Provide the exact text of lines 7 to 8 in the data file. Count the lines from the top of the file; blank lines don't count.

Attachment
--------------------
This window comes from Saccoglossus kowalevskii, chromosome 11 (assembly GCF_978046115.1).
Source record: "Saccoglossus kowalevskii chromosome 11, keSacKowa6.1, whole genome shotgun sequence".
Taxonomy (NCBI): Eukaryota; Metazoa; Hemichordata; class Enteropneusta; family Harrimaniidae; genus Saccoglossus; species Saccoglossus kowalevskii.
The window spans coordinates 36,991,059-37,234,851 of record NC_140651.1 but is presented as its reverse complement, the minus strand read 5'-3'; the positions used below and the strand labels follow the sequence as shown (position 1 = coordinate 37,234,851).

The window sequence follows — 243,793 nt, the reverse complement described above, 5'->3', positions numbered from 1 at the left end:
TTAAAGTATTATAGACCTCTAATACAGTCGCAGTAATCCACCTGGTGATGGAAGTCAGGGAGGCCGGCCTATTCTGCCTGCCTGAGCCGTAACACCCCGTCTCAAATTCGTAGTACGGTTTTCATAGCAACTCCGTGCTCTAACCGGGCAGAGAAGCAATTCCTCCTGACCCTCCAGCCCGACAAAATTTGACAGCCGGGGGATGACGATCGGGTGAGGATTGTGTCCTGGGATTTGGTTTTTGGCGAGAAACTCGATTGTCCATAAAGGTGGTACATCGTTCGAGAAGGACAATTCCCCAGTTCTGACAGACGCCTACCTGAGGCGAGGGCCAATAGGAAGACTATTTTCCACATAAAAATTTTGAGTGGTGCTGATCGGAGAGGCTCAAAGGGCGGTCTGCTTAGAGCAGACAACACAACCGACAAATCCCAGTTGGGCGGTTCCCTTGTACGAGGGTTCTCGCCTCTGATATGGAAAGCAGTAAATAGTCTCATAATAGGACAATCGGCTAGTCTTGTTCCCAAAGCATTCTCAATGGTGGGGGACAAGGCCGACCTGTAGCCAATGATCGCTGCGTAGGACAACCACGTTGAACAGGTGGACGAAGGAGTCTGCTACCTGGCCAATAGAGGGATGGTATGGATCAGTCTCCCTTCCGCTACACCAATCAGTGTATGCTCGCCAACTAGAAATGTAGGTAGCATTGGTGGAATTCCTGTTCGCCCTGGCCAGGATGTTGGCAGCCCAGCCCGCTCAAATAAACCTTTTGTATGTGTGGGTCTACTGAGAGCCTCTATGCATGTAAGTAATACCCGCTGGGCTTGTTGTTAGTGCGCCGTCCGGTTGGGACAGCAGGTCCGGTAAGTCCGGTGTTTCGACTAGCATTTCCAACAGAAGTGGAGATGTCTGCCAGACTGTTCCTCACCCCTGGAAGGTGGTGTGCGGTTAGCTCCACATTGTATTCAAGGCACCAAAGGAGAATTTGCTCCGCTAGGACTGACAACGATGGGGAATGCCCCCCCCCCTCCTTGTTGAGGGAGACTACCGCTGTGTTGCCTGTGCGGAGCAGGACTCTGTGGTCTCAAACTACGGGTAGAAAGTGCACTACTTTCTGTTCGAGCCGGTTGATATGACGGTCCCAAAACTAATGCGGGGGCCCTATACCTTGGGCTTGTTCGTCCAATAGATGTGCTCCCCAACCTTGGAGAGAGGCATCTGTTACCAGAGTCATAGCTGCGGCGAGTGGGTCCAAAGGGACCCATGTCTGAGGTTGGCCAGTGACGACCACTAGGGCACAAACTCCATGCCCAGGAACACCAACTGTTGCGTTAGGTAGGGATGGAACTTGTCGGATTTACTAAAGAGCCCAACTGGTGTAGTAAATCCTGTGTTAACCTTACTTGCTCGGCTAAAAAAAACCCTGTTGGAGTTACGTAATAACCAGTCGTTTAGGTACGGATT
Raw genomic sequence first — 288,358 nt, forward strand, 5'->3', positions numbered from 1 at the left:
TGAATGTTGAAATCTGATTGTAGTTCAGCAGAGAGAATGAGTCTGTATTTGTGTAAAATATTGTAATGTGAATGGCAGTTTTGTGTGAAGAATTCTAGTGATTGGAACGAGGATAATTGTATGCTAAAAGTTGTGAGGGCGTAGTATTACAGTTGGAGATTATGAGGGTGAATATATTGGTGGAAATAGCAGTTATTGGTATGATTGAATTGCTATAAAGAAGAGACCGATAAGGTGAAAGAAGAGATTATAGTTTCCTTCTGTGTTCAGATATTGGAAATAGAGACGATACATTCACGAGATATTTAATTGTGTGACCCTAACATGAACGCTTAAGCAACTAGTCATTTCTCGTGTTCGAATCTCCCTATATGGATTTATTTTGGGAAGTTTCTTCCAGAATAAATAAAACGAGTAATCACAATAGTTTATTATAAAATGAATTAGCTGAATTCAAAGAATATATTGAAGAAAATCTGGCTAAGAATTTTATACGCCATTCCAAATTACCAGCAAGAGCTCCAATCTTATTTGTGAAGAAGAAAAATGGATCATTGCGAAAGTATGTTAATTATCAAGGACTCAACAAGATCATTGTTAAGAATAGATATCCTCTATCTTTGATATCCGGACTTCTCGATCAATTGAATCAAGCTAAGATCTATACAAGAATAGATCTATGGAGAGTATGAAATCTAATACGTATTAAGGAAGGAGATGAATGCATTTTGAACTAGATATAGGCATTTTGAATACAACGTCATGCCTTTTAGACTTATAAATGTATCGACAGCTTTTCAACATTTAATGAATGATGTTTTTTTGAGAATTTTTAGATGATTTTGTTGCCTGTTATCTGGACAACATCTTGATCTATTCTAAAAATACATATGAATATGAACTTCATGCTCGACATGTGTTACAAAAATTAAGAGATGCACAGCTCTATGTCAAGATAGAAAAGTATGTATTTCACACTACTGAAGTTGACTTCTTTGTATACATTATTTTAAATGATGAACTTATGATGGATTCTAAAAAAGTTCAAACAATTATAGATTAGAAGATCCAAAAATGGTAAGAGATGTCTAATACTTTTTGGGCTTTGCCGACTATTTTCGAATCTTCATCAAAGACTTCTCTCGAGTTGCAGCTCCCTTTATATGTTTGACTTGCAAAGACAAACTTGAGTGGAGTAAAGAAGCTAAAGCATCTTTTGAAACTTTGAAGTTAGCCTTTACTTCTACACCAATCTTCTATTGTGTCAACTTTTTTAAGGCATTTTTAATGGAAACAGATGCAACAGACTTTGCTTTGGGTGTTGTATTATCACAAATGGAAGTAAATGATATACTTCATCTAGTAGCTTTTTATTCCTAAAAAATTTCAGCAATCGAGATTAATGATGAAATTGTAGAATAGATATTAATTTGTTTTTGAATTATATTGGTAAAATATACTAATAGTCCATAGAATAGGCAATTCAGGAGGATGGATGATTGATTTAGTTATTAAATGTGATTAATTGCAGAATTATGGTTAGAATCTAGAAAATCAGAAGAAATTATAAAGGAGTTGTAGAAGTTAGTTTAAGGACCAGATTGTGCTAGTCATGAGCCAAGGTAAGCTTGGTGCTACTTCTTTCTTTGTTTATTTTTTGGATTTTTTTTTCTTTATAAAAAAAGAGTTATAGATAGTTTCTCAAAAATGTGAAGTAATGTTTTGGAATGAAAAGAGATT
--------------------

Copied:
Raw genomic sequence first — 288,358 nt, forward strand, 5'->3', positions numbered from 1 at the left:
TGAATGTTGAAATCTGATTGTAGTTCAGCAGAGAGAATGAGTCTGTATTTGTGTAAAATATTGTAATGTGAATGGCAGTTTTGTGTGAAGAATTCTAGTGATTGGAACGAGGATAATTGTATGCTAAAAGTTGTGAGGGCGTAGTATTACAGTTGGAGATTATGAGGGTGAATATATTGGTGGAAATAGCAGTTATTGGTATGATTGAATTGCTATAAAGAAGAGACCGATAAGGTGAAAGAAGAGATTATAGTTTCCTTCTGTGTTCAGATATTGGAAATAGAGACGATACATTCACGAGATATTTAATTGTGTGACCCTAACATGAACGCTTAAGCAACTAGTCATTTCTCGTGTTCGAATCTCCCTATATGGATTTATTTTGGGAAGTTTCTTCCAGAATAAATAAAACGAGTAATCACAATAGTTTATTATAAAATGAATTAGCTGAATTCAAAGAATATATTGAAGAAAATCTGGCTAAGAATTTTATACGCCATTCCAAATTACCAGCAAGAGCTCCAATCTTATTTGTGAAGAAGAAAAATGGATCATTGCGAAAGTATGTTAATTATCAAGGACTCAACAAGATCATTGTTAAGAATAGATATCCTCTATCTTTGATATCCGGACTTCTCGATCAATTGAATCAAGCTAAGATCTATACAAGAATAGATCTATGGAGAGTATGAAATCTAATACGTATTAAGGAAGGAGATGAATGCATTTTGAACTAGATATAGGCATTTTGAATACAACGTCATGCCTTTTAGACTTATAAATGTATCGACAGCTTTTCAACATTTAATGAATGATGTTTTTTTGAGAATTTTTAGATGATTTTGTTGCCTGTTATCTGGACAACATCTTGATCTATTCTAAAAATACATATGAATATGAACTTCATGCTCGACATGTGTTACAAAAATTAAGAGATGCACAGCTCTATGTCAAGATAGAAAAGTATGTATTTCACACTACTGAAGTTGACTTCTTTGTATACATTATTTTAAATGATGAACTTATGATGGATTCTAAAAAAGTTCAAACAATTATAGATTAGAAGATCCAAAAATGGTAAGAGATGTCTAATACTTTTTGGGCTTTGCCGACTATTTTCGAATCTTCATCAAAGACTTCTCTCGAGTTGCAGCTCCCTTTATATGTTTGACTTGCAAAGACAAACTTGAGTGGAGTAAAGAAGCTAAAGCATCTTTTGAAACTTTGAAGTTAGCCTTTACTTCTACACCAATCTTCTATTGTGTCAACTTTTTTAAGGCATTTTTAATGGAAACAGATGCAACAGACTTTGCTTTGGGTGTTGTATTATCACAAATGGAAGTAAATGATATACTTCATCTAGTAGCTTTTTATTCCTAAAAAATTTCAGCAATCGAGATTAATGATGAAATTGTAGAATAGATATTAATTTGTTTTTGAATTATATTGGTAAAATATACTAATAGTCCATAGAATAGGCAATTCAGGAGGATGGATGATTGATTTAGTTATTAAATGTGATTAATTGCAGAATTATGGTTAGAATCTAGAAAATCAGAAGAAATTATAAAGGAGTTGTAGAAGTTAGTTTAAGGACCAGATTGTGCTAGTCATGAGCCAAGGTAAGCTTGGTGCTACTTCTTTCTTTGTTTATTTTTTGGATTTTTTTTTCTTTATAAAAAAAGAGTTATAGATAGTTTCTCAAAAATGTGAAGTAATGTTTTGGAATGAAAAGAGATT